Maria Ressa, executive editor and CEO of Philippine news website Rappler, faces the media with former Rappler reporter Reynaldo Santos Jr., and lawyer Ted Te, after being found guilty of cyber libel, in Manila, the Philippines, on June 15, 2020. (Reuters/Eloisa Lopez)

The last journalists in Syria: Taking reporters to safety in Spain

The Torch is a weekly newsletter from the Committee to Protect Journalists that brings you the latest press freedom and journalist safety news from around the world. Subscribe here.

On Monday, a Philippine court convicted Maria Ressa, founder and editor of the news website Rappler, and Reynaldo Santos, a former researcher at the outlet, on charges of cyber libel. The conviction is the latest episode in a longstanding campaign by President Rodrigo Duterte’s government to silence Ressa and the critical news outlet. CPJ called on authorities not to contest the journalists’ appeals and to stop the legal harassment of Rappler.

Following reports of over 400 attacks on the press during U.S. protests against police brutality, CPJ and multimedia news agencies called on governors to investigate police attacks on photojournalists. In an op-ed published this week, CPJ Advocacy Director Courtney Radsch examined the long-term impact of attacks by police on journalists at protests.

An internal memo from the U.S. Centers for Disease Control and Prevention revealed that the agency prohibited its employees from accepting interviews with the U.S. Congress-funded broadcaster Voice of America.

Processing…
Please check your inbox to confirm your subscription.

Journalism in the time of coronavirus

  • Russian journalists investigated, fined over COVID-19 reporting
  • CPJ spoke to EU Observer reporter Eszter Zalan and about covering the virus
  • Journalists in Syria told CPJ they fear a humanitarian catastrophe if the pandemic spreads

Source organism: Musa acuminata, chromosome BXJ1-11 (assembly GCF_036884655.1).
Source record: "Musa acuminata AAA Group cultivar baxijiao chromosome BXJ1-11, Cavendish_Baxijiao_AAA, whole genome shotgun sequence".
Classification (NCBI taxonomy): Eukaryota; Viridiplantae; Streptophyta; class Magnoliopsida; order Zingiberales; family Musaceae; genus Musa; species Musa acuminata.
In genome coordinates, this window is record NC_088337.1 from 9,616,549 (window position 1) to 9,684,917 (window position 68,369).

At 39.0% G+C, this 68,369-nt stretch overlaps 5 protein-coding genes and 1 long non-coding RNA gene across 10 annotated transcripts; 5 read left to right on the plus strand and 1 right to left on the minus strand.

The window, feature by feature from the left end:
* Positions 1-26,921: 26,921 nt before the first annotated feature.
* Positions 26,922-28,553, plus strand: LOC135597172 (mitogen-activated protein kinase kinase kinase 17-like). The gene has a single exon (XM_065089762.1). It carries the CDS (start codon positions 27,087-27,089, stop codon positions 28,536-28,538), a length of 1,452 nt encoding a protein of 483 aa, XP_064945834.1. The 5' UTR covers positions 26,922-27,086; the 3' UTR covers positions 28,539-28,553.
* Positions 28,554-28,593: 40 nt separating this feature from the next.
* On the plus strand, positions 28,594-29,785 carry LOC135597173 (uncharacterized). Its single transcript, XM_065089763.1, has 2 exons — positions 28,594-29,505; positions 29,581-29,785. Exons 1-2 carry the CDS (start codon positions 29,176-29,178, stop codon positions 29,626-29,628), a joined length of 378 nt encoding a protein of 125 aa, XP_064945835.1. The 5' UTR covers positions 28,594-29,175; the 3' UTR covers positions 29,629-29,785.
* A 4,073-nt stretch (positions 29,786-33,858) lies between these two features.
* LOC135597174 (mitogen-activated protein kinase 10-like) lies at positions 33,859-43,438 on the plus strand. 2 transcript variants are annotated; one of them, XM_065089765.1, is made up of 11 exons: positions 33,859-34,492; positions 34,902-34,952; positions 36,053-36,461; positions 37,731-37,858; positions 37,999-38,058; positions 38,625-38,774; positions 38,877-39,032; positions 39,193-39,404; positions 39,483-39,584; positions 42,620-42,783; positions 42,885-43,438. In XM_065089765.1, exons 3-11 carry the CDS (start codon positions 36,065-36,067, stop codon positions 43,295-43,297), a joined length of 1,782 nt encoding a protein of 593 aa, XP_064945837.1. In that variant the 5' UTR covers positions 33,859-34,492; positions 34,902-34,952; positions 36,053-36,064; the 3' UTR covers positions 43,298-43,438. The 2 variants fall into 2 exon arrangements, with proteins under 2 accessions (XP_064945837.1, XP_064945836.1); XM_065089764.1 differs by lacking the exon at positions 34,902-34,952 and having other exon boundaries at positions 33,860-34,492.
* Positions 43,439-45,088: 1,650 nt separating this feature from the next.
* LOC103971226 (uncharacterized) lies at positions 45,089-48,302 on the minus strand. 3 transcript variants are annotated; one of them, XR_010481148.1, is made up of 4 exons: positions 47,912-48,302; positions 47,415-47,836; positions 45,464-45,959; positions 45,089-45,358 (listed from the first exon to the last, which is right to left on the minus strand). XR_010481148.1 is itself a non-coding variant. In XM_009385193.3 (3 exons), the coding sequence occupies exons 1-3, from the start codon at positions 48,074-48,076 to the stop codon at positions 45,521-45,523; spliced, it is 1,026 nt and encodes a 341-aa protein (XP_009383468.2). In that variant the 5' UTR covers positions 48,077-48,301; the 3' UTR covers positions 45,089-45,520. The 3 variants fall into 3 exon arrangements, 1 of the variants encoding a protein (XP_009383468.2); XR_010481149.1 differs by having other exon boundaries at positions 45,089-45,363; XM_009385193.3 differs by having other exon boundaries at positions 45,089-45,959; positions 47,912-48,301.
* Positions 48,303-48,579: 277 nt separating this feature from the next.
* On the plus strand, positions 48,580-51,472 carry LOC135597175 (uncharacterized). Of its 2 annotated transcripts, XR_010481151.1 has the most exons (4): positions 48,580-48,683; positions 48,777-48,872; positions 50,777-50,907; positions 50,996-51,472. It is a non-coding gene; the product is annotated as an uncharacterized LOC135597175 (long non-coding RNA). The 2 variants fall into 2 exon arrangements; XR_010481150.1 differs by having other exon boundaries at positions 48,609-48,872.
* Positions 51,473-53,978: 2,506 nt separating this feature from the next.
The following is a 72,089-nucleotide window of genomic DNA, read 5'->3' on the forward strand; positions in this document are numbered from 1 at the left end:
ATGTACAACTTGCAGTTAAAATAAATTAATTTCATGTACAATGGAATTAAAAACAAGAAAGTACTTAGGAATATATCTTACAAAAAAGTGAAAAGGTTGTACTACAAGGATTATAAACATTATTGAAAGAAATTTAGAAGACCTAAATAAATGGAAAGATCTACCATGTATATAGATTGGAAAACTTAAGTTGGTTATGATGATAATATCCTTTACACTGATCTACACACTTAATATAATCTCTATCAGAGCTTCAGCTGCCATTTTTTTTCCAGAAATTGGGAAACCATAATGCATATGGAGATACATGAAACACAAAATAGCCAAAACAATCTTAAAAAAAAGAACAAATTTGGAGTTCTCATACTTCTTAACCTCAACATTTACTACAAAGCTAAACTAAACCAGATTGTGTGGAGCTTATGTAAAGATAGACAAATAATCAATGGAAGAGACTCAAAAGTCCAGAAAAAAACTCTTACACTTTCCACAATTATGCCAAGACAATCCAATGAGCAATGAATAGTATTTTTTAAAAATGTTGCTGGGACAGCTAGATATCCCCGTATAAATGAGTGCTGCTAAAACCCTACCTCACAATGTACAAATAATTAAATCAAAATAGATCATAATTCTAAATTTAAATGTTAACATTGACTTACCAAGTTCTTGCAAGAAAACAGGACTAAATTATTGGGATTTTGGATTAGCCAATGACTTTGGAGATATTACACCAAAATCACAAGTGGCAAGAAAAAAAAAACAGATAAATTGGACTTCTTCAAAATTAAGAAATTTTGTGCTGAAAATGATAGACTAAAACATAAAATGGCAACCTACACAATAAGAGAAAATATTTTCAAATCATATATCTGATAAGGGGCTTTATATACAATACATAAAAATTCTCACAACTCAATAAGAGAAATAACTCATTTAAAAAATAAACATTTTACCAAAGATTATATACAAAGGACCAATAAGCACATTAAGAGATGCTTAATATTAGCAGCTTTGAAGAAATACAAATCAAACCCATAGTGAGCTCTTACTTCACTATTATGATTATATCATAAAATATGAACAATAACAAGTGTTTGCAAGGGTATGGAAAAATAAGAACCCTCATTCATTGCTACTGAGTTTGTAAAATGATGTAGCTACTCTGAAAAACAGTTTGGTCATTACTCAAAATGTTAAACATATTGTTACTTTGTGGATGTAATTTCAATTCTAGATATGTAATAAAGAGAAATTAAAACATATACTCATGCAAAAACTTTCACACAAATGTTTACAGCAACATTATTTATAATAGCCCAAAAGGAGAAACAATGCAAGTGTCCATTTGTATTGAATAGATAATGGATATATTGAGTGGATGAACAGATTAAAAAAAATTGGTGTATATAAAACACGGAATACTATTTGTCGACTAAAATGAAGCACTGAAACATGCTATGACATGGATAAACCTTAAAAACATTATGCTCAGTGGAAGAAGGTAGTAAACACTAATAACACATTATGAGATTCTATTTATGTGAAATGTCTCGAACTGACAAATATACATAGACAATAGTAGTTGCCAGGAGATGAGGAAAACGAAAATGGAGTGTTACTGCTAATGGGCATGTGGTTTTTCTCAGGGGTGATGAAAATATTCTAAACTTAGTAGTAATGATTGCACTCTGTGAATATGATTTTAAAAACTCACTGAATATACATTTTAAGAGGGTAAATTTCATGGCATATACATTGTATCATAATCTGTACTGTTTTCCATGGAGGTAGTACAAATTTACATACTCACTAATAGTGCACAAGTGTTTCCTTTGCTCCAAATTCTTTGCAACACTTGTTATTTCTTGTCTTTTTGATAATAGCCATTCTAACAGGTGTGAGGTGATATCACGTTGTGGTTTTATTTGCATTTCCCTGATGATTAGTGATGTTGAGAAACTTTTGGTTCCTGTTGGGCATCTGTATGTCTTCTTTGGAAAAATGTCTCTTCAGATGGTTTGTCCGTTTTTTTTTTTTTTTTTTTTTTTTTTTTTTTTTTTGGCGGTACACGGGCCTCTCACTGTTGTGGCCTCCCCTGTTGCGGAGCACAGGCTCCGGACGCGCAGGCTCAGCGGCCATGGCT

• CPJ spoke to Getty photographer John Moore about how covering Ebola prepared journalists for COVID-19
  • Algerian journalist Merzoug Touati arrested for allegedly violating the lockdown while covering anti-government protests
  • Protesters demonstrating against a COVID-19 lockdown assault Bolivian journalists from Unitel TV and El Deber

Spotlight

Eleven Syrian journalists are seen at an Istanbul airport along with CPJ’s Middle East and North Africa representative on May 20, 2019. Faces have been blurred for security reasons. (CPJ)

Ahead of World Refugee Day on June 20, CPJ released a short film highlighting our efforts to help several Syrian journalists escape Idlib in 2018 and relocate to safety abroad. In an Instagram Q&A on Wednesday, CPJ Middle East and North Africa Representative Ignacio Delgado Culebras talked about press freedom in Syria, and detailed how CPJ helped the group flee and resettle.

On Thursday, CPJ Multimedia Producer Mustafa Hameed chatted over Instagram with AFP photojournalist Will Vassilopoulos about his work covering the refugee crisis in Greece.

Catch all the Instagram conversations here.

What we are reading

Beyond the pandemic

  • Local prosecutor subpoenas Cleveland newsroom for protest material
  • Audit finds that Argentine intelligence services compiled files on hundreds of journalists
  • Guatemalan journalist Francisco Chox attacked by protesters, arrested
  • France 3 TV crew members assaulted by armed gang members in Dijon
  • Russian journalist Svetlana Prokopyeva faces trial over terrorism commentary
  • Journalist Afgan Sadygov detained since May in Azerbaijan
  • Turkey blocks Ozguruz radio website for 20th time
  • Egyptian journalist Mohamed Monir detained, charged with spreading false news
  • Journalist Le Huu Minh Tuan arrested on anti-state charge in Vietnam
  • One journalist in hiding, 2 others detained over protest coverage in Djibouti

Do you have an Amazon Alexa-enabled device? Enable CPJ's flash briefing skill to stay up to date with the latest press freedom news from around the world.